Vascular Degeneration in the Brain Correlates with Behavioral Change in Old Mice

The research here is an interesting view on the relevance of vascular aging in cognitive decline and later dementia. The researchers find similar changes in blood vessels in both old mice and mice engineered to undergo the amyloid and tau aggregation characteristic of human Alzheimer's disease. In humans, a sizable proportion of people suffering Alzheimer's disease also have vascular dementia - one of the many challenges facing any group trying to prove success in a therapy intended to narrowly address aspects of Alzheimer's biochemistry. That success, if it takes place at all, could well be masked in many patients by the loss of function that results from vascular aging.

With age, blood vessels stiffen and are weakened by corrosive fatty deposits. Blood pressure rises, causing an increase in the breakage of small blood vessels and consequent damage to surrounding tissue. The heart weakens. Capillary growth into tissues declines for reasons that are still comparatively poorly understood. Further, the amyloid associated with Alzheimer's can also emerge in blood vessels and cause dysfunctional behavior there. The brain is an energy-hungry organ, and all of these problems combine to reduce the supply of needed oxygen and nutrients. Dementia is the end result. That so many of these processes of harm are accelerated by chronic inflammation, such as that produced by excess fat tissue, is why a number of forms of dementia appear to have a strong lifestyle component - Alzheimer's included.

Researchers have demonstrated for the first time that anxiety and problems with blood vessels present a close relationship with Alzheimer's disease, which particularly affects females. Vascular disease resulting from oxidative stress and inflammation is gaining clinical interest, given that subsequent cardiovascular insufficiency can alter the blood flow distribution to different organs and tissues, including the brain, which can worsen a pathology related to this type of dementia.

The research provides the first evidence that mice of advanced ages suffering from Alzheimer's disease present substantial alterations in small blood vessels, which are essential in nourishing different organs and tissues and in the regulation of blood pressure. "The study demonstrates that the sex of the mice is a determining factor. It is specifically the female mice which show more pronounced vascular alterations, which suggests that women of advanced ages suffering from Alzheimer's disease may suffer more from cardiovascular malfunctions."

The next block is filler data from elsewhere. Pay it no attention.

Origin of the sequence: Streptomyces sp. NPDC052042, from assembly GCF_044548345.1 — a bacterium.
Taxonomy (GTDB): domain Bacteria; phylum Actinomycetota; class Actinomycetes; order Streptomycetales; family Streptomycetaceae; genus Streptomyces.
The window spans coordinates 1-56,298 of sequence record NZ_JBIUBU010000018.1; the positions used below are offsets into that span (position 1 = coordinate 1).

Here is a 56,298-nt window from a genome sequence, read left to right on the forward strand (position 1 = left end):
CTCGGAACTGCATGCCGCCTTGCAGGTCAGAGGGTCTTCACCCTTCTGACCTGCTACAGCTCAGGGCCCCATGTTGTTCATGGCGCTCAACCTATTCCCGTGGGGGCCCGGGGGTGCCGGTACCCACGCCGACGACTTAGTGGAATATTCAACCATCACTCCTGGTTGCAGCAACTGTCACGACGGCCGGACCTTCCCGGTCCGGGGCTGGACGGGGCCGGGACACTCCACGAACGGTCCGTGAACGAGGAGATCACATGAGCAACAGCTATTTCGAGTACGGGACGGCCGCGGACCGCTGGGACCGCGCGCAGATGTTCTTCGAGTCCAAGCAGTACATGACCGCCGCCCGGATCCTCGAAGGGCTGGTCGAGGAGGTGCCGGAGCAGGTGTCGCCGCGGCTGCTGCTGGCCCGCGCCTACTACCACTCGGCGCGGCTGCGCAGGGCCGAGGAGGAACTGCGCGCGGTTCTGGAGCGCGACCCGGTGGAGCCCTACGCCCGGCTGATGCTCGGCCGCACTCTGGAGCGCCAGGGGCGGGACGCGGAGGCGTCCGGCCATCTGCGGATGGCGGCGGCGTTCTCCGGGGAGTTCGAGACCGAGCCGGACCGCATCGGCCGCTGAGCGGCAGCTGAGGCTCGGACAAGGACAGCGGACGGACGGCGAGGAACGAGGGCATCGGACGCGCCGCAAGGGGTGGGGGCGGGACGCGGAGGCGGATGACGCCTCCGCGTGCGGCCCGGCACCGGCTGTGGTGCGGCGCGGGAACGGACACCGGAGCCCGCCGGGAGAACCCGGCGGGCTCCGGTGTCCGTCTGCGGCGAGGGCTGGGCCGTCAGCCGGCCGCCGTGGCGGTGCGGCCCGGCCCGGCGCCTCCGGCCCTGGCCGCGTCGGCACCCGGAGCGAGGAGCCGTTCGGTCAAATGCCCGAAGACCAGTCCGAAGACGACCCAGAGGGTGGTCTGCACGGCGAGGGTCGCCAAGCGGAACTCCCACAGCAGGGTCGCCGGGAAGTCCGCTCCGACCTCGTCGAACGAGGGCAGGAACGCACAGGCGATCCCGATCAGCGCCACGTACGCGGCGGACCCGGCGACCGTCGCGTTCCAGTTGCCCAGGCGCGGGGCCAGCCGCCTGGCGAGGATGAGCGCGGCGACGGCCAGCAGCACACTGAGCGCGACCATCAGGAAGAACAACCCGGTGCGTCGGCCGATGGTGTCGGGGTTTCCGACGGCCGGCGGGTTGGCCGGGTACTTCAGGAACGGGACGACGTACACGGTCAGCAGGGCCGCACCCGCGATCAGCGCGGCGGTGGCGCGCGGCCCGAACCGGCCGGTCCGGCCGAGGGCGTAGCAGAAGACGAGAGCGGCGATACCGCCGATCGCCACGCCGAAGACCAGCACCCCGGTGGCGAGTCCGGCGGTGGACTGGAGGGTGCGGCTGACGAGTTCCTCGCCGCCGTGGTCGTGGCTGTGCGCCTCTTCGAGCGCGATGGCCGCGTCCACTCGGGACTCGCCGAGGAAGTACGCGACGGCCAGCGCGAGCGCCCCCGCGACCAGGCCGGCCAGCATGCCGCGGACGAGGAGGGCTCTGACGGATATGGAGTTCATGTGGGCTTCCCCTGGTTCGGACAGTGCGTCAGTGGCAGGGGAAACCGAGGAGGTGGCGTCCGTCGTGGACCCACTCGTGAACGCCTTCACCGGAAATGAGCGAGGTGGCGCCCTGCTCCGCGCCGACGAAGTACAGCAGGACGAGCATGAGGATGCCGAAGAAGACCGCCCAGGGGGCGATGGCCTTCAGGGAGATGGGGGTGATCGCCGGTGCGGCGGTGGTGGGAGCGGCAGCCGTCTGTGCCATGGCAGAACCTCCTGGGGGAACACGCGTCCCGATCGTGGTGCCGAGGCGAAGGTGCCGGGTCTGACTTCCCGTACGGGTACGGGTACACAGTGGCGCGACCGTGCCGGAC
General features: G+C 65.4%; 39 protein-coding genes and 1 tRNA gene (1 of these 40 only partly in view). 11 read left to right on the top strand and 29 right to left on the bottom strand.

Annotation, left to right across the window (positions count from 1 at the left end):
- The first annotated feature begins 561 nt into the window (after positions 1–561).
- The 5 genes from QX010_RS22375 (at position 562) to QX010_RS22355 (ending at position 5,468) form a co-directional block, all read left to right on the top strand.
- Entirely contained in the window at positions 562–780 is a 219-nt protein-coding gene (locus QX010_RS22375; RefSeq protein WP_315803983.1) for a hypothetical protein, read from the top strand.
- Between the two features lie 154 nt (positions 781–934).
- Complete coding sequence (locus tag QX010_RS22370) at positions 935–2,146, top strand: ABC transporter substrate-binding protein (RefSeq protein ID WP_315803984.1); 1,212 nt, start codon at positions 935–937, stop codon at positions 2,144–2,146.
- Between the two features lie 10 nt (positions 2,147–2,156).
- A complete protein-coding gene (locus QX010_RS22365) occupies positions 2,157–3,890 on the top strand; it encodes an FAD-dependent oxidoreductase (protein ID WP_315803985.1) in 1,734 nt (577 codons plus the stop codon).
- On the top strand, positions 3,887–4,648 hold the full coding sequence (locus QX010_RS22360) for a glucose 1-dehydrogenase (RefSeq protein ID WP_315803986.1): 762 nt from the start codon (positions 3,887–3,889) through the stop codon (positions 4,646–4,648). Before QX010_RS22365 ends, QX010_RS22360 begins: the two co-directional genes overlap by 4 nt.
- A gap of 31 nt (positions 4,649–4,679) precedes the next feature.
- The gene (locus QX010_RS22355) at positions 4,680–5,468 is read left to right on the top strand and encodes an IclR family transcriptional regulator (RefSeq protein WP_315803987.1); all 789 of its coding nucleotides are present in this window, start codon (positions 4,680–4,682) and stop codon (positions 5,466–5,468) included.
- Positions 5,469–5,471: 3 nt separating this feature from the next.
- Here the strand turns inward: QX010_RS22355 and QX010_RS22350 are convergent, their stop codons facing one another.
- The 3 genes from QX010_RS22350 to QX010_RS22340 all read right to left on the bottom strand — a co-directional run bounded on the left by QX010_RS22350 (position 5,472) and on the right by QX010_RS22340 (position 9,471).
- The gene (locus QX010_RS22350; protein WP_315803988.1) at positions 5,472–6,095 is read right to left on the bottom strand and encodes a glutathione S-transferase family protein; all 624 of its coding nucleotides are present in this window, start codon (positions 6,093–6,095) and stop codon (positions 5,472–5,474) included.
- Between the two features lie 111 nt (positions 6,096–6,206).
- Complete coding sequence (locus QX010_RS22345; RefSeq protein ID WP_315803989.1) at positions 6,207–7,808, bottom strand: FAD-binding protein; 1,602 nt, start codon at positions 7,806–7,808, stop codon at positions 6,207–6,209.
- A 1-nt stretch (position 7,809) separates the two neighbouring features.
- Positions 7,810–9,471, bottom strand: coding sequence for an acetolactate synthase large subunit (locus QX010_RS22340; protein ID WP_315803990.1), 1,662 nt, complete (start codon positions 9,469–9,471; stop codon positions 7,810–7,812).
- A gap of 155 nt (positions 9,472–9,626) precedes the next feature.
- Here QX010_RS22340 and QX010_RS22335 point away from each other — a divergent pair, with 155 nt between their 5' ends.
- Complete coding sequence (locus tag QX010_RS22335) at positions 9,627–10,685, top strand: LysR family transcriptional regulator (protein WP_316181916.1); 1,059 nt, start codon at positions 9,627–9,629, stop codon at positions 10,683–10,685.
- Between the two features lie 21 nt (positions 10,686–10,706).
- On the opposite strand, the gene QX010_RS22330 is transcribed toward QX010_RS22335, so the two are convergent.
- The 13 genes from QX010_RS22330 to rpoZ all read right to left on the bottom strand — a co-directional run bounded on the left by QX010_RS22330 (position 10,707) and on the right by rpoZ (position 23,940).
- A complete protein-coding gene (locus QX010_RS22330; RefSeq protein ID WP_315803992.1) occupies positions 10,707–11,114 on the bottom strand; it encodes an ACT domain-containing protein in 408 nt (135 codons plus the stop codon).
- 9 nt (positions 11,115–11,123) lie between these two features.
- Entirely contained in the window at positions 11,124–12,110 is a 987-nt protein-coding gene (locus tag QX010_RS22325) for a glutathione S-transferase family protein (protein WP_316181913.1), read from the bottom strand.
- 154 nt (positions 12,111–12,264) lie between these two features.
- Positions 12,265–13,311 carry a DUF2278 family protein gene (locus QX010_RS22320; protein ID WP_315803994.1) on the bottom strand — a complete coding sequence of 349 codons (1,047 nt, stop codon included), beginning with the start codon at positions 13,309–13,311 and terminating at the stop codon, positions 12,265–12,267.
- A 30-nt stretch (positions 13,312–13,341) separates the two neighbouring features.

The characteristics of small arteries were studied under different physiological conditions. Further research revealed that these vascular changes appear in both the vascular structure and function, which suggests an abnormal distribution in peripheral blood flow. Researchers also assessed animal behaviour. This allowed them to discover the existence of a strong relation between the vascular parameters analysed - structure, elasticity, function - and different patterns of anxiety in mice models of Alzheimer's, but also in mice ageing normally.

"Although we must be cautious with these results, the correlation of behaviours propose the existence of direct or indirect relations between conduct and the function of peripheral arteries. These interactions may be able to explain the anomalies of the neuro-immuno-endocrine system, which regulates the performance of different organs and tissues."


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